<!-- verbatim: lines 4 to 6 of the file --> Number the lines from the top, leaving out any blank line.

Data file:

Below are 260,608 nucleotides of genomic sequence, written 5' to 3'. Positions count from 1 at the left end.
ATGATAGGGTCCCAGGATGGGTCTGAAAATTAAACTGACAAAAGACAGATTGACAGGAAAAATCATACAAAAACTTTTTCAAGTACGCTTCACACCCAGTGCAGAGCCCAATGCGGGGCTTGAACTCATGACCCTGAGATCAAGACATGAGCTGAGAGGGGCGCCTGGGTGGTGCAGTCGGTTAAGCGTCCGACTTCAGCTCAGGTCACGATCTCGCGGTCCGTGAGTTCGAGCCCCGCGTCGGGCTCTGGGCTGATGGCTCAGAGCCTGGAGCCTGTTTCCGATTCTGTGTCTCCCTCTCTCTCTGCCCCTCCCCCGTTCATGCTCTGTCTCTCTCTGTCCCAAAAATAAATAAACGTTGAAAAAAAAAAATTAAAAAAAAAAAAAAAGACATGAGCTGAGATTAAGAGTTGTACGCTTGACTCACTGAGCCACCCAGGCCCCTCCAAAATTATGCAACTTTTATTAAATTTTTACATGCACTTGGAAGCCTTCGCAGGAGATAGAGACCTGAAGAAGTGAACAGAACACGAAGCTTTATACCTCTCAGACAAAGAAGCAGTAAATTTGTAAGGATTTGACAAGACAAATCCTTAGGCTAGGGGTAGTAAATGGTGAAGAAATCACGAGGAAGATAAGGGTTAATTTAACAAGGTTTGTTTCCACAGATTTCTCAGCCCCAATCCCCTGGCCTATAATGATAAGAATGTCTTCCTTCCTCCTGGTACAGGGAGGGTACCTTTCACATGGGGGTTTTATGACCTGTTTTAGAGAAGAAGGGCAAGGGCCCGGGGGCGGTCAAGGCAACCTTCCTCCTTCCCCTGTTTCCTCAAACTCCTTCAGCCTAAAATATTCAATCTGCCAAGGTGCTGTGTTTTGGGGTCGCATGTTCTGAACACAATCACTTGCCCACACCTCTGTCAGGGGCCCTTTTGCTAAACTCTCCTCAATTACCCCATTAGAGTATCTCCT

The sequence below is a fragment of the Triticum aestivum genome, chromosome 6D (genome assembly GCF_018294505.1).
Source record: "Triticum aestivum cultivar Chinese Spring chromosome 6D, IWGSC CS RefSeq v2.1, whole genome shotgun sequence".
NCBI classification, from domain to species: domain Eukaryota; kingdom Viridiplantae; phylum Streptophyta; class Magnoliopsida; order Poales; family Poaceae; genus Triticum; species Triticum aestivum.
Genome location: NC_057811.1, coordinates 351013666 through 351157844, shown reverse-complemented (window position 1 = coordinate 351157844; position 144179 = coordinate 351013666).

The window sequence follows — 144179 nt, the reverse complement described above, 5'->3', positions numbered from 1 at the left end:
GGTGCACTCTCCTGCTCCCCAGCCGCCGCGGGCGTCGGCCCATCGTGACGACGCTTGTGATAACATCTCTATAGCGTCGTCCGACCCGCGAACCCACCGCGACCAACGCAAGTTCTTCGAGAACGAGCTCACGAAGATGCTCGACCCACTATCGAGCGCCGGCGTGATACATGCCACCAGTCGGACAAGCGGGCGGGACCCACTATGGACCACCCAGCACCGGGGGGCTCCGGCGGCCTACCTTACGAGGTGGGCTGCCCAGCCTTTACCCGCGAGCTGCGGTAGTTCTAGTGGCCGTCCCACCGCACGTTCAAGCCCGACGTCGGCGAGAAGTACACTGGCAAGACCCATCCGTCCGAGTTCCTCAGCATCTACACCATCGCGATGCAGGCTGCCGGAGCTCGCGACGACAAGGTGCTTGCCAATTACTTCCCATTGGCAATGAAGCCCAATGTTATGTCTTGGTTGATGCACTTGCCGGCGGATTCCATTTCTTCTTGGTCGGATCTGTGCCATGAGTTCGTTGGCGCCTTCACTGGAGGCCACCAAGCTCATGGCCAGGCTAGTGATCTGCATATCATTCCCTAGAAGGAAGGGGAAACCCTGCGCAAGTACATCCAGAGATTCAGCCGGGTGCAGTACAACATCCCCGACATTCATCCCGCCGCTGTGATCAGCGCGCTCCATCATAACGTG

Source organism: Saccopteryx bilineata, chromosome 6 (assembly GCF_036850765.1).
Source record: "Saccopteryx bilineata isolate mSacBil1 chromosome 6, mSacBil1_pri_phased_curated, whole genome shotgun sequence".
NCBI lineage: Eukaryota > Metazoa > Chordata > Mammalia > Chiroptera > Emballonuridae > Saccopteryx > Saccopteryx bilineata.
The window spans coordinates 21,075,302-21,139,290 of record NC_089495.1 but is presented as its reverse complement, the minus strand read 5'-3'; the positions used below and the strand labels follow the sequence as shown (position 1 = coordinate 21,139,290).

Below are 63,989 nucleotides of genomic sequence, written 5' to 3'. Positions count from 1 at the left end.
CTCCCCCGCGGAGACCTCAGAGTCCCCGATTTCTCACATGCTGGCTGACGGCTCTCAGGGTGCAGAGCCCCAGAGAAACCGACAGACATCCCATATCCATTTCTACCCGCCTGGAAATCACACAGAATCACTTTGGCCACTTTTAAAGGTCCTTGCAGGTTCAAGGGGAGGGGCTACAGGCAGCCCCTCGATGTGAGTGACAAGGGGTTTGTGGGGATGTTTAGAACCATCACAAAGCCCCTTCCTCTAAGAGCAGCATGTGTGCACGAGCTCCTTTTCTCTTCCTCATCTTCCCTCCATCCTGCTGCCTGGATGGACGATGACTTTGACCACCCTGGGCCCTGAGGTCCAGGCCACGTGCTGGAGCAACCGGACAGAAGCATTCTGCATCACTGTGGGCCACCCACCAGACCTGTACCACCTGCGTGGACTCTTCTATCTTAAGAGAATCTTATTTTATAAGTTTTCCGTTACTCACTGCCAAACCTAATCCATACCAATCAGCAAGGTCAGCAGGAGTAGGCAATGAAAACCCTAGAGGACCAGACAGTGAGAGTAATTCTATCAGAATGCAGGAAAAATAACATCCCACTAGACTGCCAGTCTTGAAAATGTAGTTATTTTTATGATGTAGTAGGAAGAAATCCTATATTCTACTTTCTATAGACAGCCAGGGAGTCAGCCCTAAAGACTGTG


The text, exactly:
Source record: "Triticum aestivum cultivar Chinese Spring chromosome 6D, IWGSC CS RefSeq v2.1, whole genome shotgun sequence".
NCBI classification, from domain to species: domain Eukaryota; kingdom Viridiplantae; phylum Streptophyta; class Magnoliopsida; order Poales; family Poaceae; genus Triticum; species Triticum aestivum.
Genome location: NC_057811.1, coordinates 351013666 through 351157844, shown reverse-complemented (window position 1 = coordinate 351157844; position 144179 = coordinate 351013666).